Home > Grow Herbs & Salad > Grow your Own Basil

Grow your Own Basil

By: Elizabeth Hinds - Updated: 13 Sep 2012 | comments*Discuss
 
Herbs Basil Growing Basil Garden Organic

Basil is high in the Top Ten of the most popular herbs for cooking. Used especially in Italian and tomato dishes, basil adds an extra dimension to the taste of a meal. And growing basil is easy.

If you’ve only ever used dried basil for cooking, you’ll be surprised and delighted by the flavour of fresh basil. If you’re a beginner to herb gardening, basil is a good herb with which to start your herb garden.

Basil can be grown indoors or out so whether you live in the country with a huge garden or whether you have a bedsit in a city, there’s no reason why you can’t grow this lovely and useful herb.

History of Basil

Basil is native to Asia, Africa and central and south America. It seems likely that it was first cultivated in India and was then spread to Africa and the Mediterranean countries by trading ships. The Latin name for basil is Ocimum basilicum. The Ancient Greeks called it the King of Herbs - basilikos means royal in Greek - and they believed that it should be harvested by the king himself and that he should use a golden sickle!

But first one word of advice: as you may have guessed from its origins, basil does like a warm climate. If you live in the north you may be advised to grow your basil indoors.

Growing Basil From Seed

Basil grows well from seed and can be planted from March to June.Use ordinary potting compost to fill a small pot. Water with tap water (less risk of bacteria than from water collected outdoors) and leave to drain. Place about 8 -10 seeds on the surface, evenly distributed, and cover lightly – use clingfilm or clear plastic bags – to create a damp, warm environment. Leave in a warm dark environment until the first signs of seedlings appear then move to a sunny windowsill.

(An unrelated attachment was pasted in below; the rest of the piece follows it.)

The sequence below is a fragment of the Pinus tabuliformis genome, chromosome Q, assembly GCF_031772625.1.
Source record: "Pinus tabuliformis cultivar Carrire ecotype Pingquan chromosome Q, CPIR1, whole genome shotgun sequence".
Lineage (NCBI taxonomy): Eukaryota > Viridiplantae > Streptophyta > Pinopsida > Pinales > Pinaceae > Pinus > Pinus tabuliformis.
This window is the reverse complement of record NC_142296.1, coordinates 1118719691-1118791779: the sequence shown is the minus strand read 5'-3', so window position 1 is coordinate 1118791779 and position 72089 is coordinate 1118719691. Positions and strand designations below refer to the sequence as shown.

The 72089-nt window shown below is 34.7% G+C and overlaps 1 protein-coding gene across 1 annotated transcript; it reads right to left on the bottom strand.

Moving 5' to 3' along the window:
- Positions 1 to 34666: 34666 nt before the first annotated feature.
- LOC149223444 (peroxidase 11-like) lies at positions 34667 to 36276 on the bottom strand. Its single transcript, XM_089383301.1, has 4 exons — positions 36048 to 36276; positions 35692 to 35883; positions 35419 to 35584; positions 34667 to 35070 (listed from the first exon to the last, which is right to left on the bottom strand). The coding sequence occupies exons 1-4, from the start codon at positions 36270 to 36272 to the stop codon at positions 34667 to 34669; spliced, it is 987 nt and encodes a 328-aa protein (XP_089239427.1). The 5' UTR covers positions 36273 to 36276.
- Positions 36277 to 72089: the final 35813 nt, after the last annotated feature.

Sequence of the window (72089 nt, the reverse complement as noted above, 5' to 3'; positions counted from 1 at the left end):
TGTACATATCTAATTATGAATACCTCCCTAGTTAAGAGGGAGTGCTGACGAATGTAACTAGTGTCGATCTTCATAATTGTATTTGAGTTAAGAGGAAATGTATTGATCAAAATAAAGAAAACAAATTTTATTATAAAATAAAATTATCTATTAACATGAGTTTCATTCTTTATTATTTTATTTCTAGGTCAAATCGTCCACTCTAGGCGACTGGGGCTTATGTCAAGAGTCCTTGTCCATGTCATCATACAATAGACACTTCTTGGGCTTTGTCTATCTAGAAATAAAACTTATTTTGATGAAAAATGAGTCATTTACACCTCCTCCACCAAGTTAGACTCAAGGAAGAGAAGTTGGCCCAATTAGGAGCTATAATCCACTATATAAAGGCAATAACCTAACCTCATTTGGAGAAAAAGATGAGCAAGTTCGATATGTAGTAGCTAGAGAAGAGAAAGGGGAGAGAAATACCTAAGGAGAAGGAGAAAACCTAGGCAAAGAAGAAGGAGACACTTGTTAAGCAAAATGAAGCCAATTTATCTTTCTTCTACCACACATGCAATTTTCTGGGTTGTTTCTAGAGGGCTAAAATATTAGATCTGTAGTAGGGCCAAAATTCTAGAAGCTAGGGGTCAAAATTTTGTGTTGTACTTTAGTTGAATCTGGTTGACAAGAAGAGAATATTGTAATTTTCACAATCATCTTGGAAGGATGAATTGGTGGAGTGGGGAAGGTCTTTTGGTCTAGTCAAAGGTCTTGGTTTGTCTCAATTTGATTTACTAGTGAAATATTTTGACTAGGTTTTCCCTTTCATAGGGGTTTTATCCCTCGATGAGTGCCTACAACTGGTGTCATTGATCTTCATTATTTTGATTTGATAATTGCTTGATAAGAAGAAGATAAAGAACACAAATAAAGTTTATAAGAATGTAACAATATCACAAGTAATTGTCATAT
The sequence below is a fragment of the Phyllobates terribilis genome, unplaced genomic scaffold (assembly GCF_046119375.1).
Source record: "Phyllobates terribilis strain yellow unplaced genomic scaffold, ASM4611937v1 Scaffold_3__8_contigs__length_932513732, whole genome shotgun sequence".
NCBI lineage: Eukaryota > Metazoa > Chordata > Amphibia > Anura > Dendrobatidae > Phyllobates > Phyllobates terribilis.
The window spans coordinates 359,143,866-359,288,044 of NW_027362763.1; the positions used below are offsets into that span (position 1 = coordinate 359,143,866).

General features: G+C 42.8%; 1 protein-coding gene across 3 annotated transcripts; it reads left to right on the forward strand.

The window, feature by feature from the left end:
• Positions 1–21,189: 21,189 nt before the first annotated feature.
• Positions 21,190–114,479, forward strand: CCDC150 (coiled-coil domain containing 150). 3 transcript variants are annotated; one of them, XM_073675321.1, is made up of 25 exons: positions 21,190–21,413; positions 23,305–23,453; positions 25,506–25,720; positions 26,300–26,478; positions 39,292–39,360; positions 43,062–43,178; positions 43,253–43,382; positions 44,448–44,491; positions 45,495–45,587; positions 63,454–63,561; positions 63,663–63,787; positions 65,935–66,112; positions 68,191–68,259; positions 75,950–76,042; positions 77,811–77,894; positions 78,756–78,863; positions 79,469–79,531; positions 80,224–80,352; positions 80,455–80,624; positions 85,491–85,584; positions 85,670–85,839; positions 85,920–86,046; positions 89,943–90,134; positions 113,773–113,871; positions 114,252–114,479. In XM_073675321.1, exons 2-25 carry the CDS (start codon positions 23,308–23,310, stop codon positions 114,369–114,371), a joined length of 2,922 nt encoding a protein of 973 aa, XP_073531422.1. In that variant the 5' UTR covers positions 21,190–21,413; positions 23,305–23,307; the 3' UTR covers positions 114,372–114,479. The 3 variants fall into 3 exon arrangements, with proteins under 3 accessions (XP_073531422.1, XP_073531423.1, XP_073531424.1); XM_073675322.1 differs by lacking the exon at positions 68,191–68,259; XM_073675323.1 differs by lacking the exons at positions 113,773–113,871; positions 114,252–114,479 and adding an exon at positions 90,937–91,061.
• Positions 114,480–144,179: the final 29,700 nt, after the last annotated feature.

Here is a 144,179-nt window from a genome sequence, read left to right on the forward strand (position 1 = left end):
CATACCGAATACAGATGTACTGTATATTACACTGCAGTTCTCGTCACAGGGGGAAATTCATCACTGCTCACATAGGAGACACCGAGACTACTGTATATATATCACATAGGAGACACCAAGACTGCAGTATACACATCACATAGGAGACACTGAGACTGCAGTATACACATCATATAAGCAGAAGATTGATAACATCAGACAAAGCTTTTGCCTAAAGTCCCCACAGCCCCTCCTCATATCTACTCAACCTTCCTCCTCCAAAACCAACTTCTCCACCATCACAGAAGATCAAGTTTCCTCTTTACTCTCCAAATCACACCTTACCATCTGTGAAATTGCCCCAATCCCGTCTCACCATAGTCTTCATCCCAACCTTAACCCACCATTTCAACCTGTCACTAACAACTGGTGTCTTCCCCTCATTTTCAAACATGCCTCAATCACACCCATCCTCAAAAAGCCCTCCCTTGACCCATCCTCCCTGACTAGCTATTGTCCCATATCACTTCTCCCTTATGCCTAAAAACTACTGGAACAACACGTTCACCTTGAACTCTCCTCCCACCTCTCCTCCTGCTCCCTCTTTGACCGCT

After about 5 weeks, when the seedlings are well-developed, gently tip them out of the pot and separate carefully. Plant each seedling in its own pot and water lightly. Basil can be kept in pots or planted out, about 12” apart, from mid-May into well-drained and well-dug soil in a sunny position.

  • Basil seeds can be sown directly into the ground once all danger of frost has passed.
  • Late-sown basil will continue to grow through early winter if kept indoors on a warm and sunny windowsill.
  • Basil doesn’t like water on its leaves! Water from below.
  • Basil responds well to fertiliser. If planting outside, dig compost into the soil before planting.

Possible Problems

Aphids and other insects can be removed by carefully washing the leaves with an insecticide soap. If you are an organic gardener, pick the aphids off by hand or wash with a gentle soapy solution.

To Harvest Basil

Pinch out leaves from the top as required. If flowers appear pick them off immediately to encourage more leaf growth and pinch out the growing tips to encourage bushier growth.

To Dry Basil

Collect the leaves just as the flowers are about to blossom as the leaves at this point contain the most oil and will be most flavoursome. Basil is a tender herb and must be dried quickly to prevent it going mouldy. Place a single layer of leaves on a drying tray (a wooden frame covered with a fine wire mesh or cheesecloth) in a warm and non-humid environment. Keep the leaves apart and check regularly for signs of mould.

Basil can be dried overnight in an oven. Lay a piece of kitchen towel on a cooling tray, Place on it a single layer of leaves, well apart, and cover with another piece of kitchen towel. Repeat until you have up to 5 layers of leaves. Leave overnight in an oven heated only by the pilot light, if gas, or by the interior light, if electric. When completely dry, store in an airtight container in a cool, dry, dark place, and use within a year.

Pesto

  • 1 oz fresh basil leaves
  • 1 oz pine nuts
  • 2 cloves garlic, peeled
  • ¼ pint virgin olive oil
  • Salt and pepper
  • 2 oz Parmesan, preferably freshly grated
  • Extra olive oil

Place the basil, nuts, garlic and oil in a blender or food processor. Whiz until you have a paste. Season well. Mix in the parmesan. Put the mixture into a small jar and top with a layer of olive oil. Cover and keep refrigerated until ready to use.

Stir into hot pasta and sprinkle with extra cheese for a simple lunch dish.

You might also like...
Share Your Story, Join the Discussion or Seek Advice..
Why not be the first to leave a comment for discussion, ask for advice or share your story...

If you'd like to ask a question one of our experts (workload permitting) or a helpful reader hopefully can help you... We also love comments and interesting stories

Title:
(never shown)
Firstname:
(never shown)
Surname:
(never shown)
Email:
(never shown)
Nickname:
(shown)
Comment:
Validate:
Enter word:
Topics